Georgia is currently home to six minor and major league professional baseball teams: Atlanta Braves, Augusta GreenJackets, Columbus Catfish, Gwinnett Braves, Rome Braves and Savannah Sand Gnats.

No matter what baseball team you root for in any division or at any level, you’re probably cheering for someone from Georgia. From managers to players, Major League Baseball and its farm system is rich with Georgia history.

- – -
Fun Fact: Ty Cobb, nicknamed “The Georgia Peach,” was one of the first five players elected to the National Baseball Hall of Fame in 1936. He received just over 98% of the votes.

Eileen Falkenberg-Hull

Eileen Falkenberg-Hull is a digital marketing professional based in Atlanta who first visited Georgia in 1994 and decided that when she graduated from college she would make Georgia her home. Since 2007 that dream has been a reality. She is the founder and executive director of Occupy My Family.

Georgia Grown: Causey Foods, Inc.

Causey 002What: Causey BBQ Sauce

Where: Vienna,Georgia & Smyrna, Georgia

Who: The Causey Family

John Causey

John Causey

The Story: John Causey had always played around with the grill and enjoyed barbecuing as a hobby. In 1984, John became part of a BBQ cooking team called the Vienna Volunteer Fire Department and began preparation to compete in the Big Pig Jig in Vienna, Georgia. John set out to create his own vinegar based barbecue sauce for this competition and from that, Causey’s Original sauce was born. John served as chief cook of the Vienna Volunteer Fire Department from 1984 – 1995, traveling all over the South competing in barbecue competitions and winning numerous awards. However, it was over a decade later when Causey Foods, Inc. was established. John’s daughter Wynn Bakke was an event planner in Atlanta for 15 years.  When she left her event planning career to have children, Wynn decided to approach her dad about marketing his award winning BBQ sauces.  With his sauce-making skills and Wynn’s business background and the help of Wynn’s mother (Lady Causey) and husband (Pete Bakke), Causey foods was officially created in 2009. Today, the company is located in Smyrna Georgia and the sauce is made in Hoboken, Georgia.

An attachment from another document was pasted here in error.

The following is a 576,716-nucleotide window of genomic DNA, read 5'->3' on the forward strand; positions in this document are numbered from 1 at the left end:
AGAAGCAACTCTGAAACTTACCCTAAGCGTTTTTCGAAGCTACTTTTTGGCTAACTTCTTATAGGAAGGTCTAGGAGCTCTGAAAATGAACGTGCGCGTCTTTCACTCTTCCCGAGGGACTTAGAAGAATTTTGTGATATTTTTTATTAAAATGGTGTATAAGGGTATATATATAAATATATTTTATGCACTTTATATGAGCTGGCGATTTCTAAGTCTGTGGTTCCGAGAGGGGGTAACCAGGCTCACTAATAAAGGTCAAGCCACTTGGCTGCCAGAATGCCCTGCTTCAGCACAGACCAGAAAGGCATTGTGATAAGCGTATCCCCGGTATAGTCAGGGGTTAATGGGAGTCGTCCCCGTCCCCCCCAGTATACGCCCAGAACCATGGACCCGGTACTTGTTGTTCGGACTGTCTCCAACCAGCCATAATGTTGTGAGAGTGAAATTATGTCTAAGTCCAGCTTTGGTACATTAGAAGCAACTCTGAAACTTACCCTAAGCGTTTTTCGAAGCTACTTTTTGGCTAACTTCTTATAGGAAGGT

5 product pictureYou can purchase Causey sauces at http://www.causeyfoods.com/ and at 75 retail locations (see locations here).

Tip: Pack a cooler and stop off on I-75 to fill up with world championship BBQ, sides and sauces at the Causey family restaurant, Good to Go. You can drive through and pick up food or walk in and pick up food – they even have picnic tables outside for travelers in need of some BBQ on their long drive! The official address is 925 E. Union Street Vienna, GA  31092. They’re open Thursday – Saturday from 11am – 2pm & 4pm – 8pm. Call 229-268-8646 for more information.

 

DSCN5149Lauren Cleland is the voice of Explore Georgia on social media. She loves ice cold sweet tea, anything peach flavored, channeling Scarlett O’Hara in her daily life and sharing the wonders of her beloved Georgia with all of you!

Fan Photo Friday

Submit your Georgia photos for the chance to be featured:

Japanese Garden at Gibbs Gardens in Ball Ground, Georgia. Photo by Rick Cannon. Submitted via Facebook.

Japanese Garden at Gibbs Gardens in Ball Ground, Georgia. Photo by Rick Cannon. Submitted via Facebook.

Stone Mountain. Photo by @allaboutdp. Submitted via Instagram.

Stone Mountain. Photo by @allaboutdp. Submitted via Instagram.

Lake Blackshear in Cordele, Georgia. Photo by Randell Meeks. Submitted via Flickr.

Lake Blackshear in Cordele, Georgia. Photo by Randell Meeks. Submitted via Flickr.